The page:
Leading Article: A clear signal to North Korea

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The Independent Online
KIM IL SUNG, whose face is to be seen on millions of lapel badges in North Korea, wields huge personal authority. But the Great Leader, as he is known, is in trouble. The president's powers are weakening as he enters his ninth decade of life. The economic system he set up when he came to power in 1948 has failed signally to lift his citizens out of poverty. Even friends in what remains of the Communist world are deserting him for more lucrative relations with the capitalist South Koreans.

Against this background, it is easy to see why Bill Clinton spoke of North Korea in such alarming terms over the weekend. A desperate Mr Kim might wish to take his people's minds off their hardships at home - two meals a day for adults, milk for babies only when they fall ill - by starting a war abroad. In May, North Korea tested a missile capable of delivering a nuclear payload as far as Japan. For the past six months it has been defying demands by the International Atomic Energy Agency for a full inspection of a suspicious nuclear power plant.

If North Korea's economy is anything to go by, there must be doubts as to whether the regime has the necessary technical, managerial and engineering skills to construct a bomb and deliver it to its destination. It is also far from clear whether the million-strong People's Army would actually be capable of a full-scale invasion of South Korea. According to a professor at Yale, Mr Kim's logistics are so bad that military units are forced to send requests for fuel or ammunition back to HQ on paper by bicycle. The road network north of the Demilitarised Zone is so primitive that huge traffic jams might prevent the North Koreans from even crossing the border. In any case, neither China nor Russia - allies Mr Kim was able to count on from the Fifties to the Eighties - would support a North Korean war of aggression.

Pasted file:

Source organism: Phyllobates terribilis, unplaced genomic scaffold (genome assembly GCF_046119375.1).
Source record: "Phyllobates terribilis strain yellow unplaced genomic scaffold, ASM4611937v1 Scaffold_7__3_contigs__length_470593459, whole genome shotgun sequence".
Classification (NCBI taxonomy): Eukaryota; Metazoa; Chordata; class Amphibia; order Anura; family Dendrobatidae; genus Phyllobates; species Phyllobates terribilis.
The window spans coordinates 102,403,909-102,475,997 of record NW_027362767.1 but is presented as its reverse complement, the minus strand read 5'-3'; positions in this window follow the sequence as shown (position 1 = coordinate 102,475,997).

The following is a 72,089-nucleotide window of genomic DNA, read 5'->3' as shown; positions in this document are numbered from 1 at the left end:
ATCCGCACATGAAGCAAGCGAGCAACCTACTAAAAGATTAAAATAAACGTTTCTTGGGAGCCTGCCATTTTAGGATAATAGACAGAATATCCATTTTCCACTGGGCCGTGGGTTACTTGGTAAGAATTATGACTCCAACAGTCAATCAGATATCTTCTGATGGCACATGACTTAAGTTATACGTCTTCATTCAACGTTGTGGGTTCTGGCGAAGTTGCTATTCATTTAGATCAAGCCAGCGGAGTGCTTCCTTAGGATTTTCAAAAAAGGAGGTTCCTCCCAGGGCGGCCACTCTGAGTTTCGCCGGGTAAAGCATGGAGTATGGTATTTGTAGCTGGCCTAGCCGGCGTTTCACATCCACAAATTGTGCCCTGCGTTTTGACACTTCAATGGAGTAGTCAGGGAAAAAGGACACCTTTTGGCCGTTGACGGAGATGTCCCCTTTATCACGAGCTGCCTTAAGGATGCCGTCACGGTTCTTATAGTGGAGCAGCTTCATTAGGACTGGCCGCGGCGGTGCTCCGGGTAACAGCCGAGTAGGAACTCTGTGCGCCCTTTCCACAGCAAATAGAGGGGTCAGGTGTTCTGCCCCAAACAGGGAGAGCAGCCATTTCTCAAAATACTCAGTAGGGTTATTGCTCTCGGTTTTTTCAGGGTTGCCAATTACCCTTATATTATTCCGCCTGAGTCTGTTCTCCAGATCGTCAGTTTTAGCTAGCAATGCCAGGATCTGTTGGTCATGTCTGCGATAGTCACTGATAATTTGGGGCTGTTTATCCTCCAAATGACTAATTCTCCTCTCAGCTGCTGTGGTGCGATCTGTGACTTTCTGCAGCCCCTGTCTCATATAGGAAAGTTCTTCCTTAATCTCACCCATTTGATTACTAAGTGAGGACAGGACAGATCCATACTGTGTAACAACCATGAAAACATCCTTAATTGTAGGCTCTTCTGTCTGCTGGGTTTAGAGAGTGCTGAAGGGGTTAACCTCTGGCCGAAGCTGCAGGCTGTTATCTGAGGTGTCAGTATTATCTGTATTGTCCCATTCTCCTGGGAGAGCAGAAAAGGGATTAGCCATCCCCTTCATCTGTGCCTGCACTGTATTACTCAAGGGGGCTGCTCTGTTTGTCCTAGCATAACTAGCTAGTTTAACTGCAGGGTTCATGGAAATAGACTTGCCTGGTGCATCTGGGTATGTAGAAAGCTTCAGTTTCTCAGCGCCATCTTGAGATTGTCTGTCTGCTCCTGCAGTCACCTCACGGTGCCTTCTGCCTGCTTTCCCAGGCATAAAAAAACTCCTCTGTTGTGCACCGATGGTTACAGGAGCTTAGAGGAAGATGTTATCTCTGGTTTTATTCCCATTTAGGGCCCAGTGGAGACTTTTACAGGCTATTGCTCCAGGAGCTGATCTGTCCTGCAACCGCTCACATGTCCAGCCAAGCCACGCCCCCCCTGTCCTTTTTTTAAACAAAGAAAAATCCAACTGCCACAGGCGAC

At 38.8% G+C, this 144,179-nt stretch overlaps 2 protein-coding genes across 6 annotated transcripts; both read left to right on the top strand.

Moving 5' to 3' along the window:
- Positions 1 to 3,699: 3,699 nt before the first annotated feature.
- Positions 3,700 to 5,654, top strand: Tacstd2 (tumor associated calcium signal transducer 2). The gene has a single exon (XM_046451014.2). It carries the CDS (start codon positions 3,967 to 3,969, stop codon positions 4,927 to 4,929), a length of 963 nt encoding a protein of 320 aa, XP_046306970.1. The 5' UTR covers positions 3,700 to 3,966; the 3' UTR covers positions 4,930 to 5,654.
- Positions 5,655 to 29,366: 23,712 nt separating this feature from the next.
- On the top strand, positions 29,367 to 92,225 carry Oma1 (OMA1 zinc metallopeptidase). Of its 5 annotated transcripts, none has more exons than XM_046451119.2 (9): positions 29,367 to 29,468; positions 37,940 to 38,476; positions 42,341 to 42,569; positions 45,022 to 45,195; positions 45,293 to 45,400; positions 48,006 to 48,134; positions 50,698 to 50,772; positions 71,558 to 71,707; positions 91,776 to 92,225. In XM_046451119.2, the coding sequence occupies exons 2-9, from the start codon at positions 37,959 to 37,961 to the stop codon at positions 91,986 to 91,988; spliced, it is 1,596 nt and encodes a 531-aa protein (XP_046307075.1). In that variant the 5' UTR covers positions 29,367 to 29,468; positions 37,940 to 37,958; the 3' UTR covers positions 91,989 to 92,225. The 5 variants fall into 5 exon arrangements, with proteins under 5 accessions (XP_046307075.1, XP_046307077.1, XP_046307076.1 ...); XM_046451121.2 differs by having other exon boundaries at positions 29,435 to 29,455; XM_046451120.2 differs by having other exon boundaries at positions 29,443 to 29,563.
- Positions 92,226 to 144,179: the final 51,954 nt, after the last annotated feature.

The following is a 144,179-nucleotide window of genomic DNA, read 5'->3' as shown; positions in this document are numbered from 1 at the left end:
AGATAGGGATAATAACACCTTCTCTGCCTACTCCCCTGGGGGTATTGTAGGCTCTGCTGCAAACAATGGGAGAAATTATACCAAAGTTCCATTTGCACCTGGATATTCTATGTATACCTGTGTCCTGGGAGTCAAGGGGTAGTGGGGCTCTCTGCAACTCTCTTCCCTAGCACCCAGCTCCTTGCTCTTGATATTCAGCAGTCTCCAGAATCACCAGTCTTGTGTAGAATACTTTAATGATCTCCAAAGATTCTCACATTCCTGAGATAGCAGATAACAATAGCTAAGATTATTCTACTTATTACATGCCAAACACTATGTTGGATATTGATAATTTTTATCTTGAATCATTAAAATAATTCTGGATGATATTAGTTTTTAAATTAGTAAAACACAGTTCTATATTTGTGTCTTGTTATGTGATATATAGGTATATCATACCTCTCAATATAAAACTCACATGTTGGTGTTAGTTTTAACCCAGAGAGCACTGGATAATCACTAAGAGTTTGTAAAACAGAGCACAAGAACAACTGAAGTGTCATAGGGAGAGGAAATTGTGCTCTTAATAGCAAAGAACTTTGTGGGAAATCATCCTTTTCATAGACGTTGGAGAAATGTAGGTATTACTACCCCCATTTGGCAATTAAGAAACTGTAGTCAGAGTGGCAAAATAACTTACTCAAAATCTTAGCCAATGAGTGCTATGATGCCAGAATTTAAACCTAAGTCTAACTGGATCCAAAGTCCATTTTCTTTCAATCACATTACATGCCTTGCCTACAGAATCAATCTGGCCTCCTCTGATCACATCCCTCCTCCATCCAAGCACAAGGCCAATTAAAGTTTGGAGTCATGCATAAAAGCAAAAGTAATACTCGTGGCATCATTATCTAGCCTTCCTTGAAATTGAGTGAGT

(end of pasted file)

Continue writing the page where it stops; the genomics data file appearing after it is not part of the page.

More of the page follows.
Yet the 11 million inhabitants of Seoul, South Korea's capital, cannot be asked to bet their lives on these assumptions. A surgical strike on the disputed site would be justified if there were firm evidence that Kim Il Sung possessed nuclear weapons. In the meantime, however, the sanctions under discussion in Washington will be of no use. North Korea does little trade with the outside world, and such trade as it does would continue under the table if Peking wished. The strategy of the civilised world must be to signal clearly to the North Koreans its position on the inspections. Without provocation, this unpleasant regime might well collapse in on itself without the loss of too many lives.

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